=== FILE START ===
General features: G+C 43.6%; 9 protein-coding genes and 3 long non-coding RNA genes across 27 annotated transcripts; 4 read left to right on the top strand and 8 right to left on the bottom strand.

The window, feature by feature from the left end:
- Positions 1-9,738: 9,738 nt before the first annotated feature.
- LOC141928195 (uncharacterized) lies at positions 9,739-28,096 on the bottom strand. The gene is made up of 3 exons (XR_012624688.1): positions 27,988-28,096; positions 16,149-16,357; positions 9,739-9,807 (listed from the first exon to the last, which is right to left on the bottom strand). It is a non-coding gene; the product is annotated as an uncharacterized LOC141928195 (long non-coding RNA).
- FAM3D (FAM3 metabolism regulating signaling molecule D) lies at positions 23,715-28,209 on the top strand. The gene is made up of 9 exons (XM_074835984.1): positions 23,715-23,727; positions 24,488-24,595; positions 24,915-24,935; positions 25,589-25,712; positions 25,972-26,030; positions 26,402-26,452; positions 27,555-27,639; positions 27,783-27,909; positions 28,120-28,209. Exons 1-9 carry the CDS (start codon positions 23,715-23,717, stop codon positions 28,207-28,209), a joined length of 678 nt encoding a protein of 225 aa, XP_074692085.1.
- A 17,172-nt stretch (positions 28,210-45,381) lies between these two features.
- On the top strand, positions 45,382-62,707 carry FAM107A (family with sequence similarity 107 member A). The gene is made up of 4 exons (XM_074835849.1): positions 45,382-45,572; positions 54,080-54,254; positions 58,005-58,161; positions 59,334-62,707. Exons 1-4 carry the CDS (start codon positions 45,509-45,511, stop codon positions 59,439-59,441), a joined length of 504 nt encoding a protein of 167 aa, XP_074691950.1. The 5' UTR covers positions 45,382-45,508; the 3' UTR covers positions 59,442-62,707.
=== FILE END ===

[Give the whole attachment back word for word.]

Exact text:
General features: G+C 43.6%; 9 protein-coding genes and 3 long non-coding RNA genes across 27 annotated transcripts; 4 read left to right on the top strand and 8 right to left on the bottom strand.

The window, feature by feature from the left end:
- Positions 1-9,738: 9,738 nt before the first annotated feature.
- LOC141928195 (uncharacterized) lies at positions 9,739-28,096 on the bottom strand. The gene is made up of 3 exons (XR_012624688.1): positions 27,988-28,096; positions 16,149-16,357; positions 9,739-9,807 (listed from the first exon to the last, which is right to left on the bottom strand). It is a non-coding gene; the product is annotated as an uncharacterized LOC141928195 (long non-coding RNA).
- FAM3D (FAM3 metabolism regulating signaling molecule D) lies at positions 23,715-28,209 on the top strand. The gene is made up of 9 exons (XM_074835984.1): positions 23,715-23,727; positions 24,488-24,595; positions 24,915-24,935; positions 25,589-25,712; positions 25,972-26,030; positions 26,402-26,452; positions 27,555-27,639; positions 27,783-27,909; positions 28,120-28,209. Exons 1-9 carry the CDS (start codon positions 23,715-23,717, stop codon positions 28,207-28,209), a joined length of 678 nt encoding a protein of 225 aa, XP_074692085.1.
- A 17,172-nt stretch (positions 28,210-45,381) lies between these two features.
- On the top strand, positions 45,382-62,707 carry FAM107A (family with sequence similarity 107 member A). The gene is made up of 4 exons (XM_074835849.1): positions 45,382-45,572; positions 54,080-54,254; positions 58,005-58,161; positions 59,334-62,707. Exons 1-4 carry the CDS (start codon positions 45,509-45,511, stop codon positions 59,439-59,441), a joined length of 504 nt encoding a protein of 167 aa, XP_074691950.1. The 5' UTR covers positions 45,382-45,508; the 3' UTR covers positions 59,442-62,707.